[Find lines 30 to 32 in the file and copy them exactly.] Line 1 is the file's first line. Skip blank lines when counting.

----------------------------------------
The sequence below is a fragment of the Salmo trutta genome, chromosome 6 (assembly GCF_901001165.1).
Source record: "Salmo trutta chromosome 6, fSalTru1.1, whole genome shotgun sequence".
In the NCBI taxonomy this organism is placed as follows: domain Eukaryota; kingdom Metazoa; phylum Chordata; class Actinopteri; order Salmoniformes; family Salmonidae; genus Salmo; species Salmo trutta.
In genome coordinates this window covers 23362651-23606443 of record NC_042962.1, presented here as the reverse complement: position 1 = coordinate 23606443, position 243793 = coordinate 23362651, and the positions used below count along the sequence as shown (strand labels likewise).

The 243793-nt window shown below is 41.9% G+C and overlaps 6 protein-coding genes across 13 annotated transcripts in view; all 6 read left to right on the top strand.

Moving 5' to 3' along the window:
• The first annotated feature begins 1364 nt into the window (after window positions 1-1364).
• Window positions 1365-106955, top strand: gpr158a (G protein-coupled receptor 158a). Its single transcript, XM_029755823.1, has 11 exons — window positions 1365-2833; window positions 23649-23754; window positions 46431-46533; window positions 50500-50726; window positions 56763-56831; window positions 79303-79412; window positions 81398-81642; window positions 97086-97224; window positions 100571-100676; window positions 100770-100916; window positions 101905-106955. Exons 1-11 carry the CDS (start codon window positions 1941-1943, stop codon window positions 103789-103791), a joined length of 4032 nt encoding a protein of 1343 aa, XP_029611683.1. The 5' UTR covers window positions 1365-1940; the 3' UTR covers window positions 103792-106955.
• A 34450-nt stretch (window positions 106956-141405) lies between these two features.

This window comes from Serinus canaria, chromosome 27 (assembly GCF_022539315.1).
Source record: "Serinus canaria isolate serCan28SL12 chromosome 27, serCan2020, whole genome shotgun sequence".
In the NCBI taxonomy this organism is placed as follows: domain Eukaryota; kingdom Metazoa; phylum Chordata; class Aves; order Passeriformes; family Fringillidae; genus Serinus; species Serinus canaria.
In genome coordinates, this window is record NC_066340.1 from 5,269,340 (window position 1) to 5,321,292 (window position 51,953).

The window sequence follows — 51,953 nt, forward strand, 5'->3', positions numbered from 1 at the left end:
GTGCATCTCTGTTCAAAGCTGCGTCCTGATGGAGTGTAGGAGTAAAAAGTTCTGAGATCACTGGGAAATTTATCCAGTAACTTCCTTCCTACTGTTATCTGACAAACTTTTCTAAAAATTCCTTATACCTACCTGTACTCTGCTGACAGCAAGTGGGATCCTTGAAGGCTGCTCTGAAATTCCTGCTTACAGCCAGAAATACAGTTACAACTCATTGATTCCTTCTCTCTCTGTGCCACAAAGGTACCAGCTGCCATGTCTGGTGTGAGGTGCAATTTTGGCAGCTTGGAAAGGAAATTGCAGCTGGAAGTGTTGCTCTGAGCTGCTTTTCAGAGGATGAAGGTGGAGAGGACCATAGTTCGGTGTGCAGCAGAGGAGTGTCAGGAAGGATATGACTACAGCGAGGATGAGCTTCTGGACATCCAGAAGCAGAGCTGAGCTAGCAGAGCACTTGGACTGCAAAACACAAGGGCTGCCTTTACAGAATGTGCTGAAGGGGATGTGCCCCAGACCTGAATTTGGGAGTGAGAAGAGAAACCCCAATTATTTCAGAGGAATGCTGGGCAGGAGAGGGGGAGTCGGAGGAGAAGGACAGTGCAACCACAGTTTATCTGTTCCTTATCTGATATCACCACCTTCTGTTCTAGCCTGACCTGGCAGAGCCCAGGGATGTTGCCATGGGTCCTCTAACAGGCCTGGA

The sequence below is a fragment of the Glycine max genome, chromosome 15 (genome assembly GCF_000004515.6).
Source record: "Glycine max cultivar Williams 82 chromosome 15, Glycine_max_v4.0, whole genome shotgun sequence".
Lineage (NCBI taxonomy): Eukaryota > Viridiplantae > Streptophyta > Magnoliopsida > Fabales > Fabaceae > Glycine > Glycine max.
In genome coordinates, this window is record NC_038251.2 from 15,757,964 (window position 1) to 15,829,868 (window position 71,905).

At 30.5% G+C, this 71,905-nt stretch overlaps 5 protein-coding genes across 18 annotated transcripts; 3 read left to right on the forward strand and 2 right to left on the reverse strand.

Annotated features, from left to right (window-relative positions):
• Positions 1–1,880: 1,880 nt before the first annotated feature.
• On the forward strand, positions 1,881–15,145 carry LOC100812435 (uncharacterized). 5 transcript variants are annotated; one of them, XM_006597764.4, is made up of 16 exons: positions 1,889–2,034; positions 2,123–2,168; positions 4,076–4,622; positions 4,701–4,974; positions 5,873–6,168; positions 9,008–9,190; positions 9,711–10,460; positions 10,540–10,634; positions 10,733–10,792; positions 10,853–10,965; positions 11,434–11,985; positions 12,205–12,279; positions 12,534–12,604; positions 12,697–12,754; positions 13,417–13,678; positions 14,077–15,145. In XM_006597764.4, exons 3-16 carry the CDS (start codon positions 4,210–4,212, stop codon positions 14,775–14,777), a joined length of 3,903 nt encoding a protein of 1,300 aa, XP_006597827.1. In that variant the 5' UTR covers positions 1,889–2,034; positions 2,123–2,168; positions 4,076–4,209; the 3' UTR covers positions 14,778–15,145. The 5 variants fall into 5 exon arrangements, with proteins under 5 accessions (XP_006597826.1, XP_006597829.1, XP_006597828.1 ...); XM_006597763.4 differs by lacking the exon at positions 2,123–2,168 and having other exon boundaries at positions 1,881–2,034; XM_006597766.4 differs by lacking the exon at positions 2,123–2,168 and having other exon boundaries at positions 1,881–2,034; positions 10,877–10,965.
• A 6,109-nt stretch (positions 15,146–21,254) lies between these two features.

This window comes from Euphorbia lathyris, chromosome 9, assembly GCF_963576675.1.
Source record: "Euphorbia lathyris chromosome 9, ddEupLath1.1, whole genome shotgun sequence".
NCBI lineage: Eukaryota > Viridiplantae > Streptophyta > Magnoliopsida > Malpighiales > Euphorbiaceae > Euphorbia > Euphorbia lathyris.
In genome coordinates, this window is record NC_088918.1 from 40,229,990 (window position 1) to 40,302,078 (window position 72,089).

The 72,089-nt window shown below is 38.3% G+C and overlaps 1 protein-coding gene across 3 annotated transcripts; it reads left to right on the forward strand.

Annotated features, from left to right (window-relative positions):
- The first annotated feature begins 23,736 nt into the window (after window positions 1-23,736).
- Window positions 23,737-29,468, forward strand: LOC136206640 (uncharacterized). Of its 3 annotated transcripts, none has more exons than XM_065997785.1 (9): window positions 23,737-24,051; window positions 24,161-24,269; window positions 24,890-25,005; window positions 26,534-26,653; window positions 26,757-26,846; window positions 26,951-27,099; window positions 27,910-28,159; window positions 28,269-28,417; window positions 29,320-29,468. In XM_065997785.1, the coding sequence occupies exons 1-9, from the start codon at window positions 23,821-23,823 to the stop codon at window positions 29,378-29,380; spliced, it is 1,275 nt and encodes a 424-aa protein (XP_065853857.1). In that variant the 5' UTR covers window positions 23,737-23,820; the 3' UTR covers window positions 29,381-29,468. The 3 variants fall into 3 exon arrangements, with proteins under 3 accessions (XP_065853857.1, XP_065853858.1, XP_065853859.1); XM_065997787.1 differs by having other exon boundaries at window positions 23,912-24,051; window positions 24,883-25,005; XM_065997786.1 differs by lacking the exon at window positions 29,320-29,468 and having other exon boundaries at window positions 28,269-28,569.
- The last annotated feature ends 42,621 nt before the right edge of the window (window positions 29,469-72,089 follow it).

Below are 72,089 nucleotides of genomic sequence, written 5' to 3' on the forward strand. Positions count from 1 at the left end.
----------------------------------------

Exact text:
Annotated features, from left to right (window-relative positions):
- The first annotated feature begins 23,736 nt into the window (after window positions 1-23,736).
- Window positions 23,737-29,468, forward strand: LOC136206640 (uncharacterized). Of its 3 annotated transcripts, none has more exons than XM_065997785.1 (9): window positions 23,737-24,051; window positions 24,161-24,269; window positions 24,890-25,005; window positions 26,534-26,653; window positions 26,757-26,846; window positions 26,951-27,099; window positions 27,910-28,159; window positions 28,269-28,417; window positions 29,320-29,468. In XM_065997785.1, the coding sequence occupies exons 1-9, from the start codon at window positions 23,821-23,823 to the stop codon at window positions 29,378-29,380; spliced, it is 1,275 nt and encodes a 424-aa protein (XP_065853857.1). In that variant the 5' UTR covers window positions 23,737-23,820; the 3' UTR covers window positions 29,381-29,468. The 3 variants fall into 3 exon arrangements, with proteins under 3 accessions (XP_065853857.1, XP_065853858.1, XP_065853859.1); XM_065997787.1 differs by having other exon boundaries at window positions 23,912-24,051; window positions 24,883-25,005; XM_065997786.1 differs by lacking the exon at window positions 29,320-29,468 and having other exon boundaries at window positions 28,269-28,569.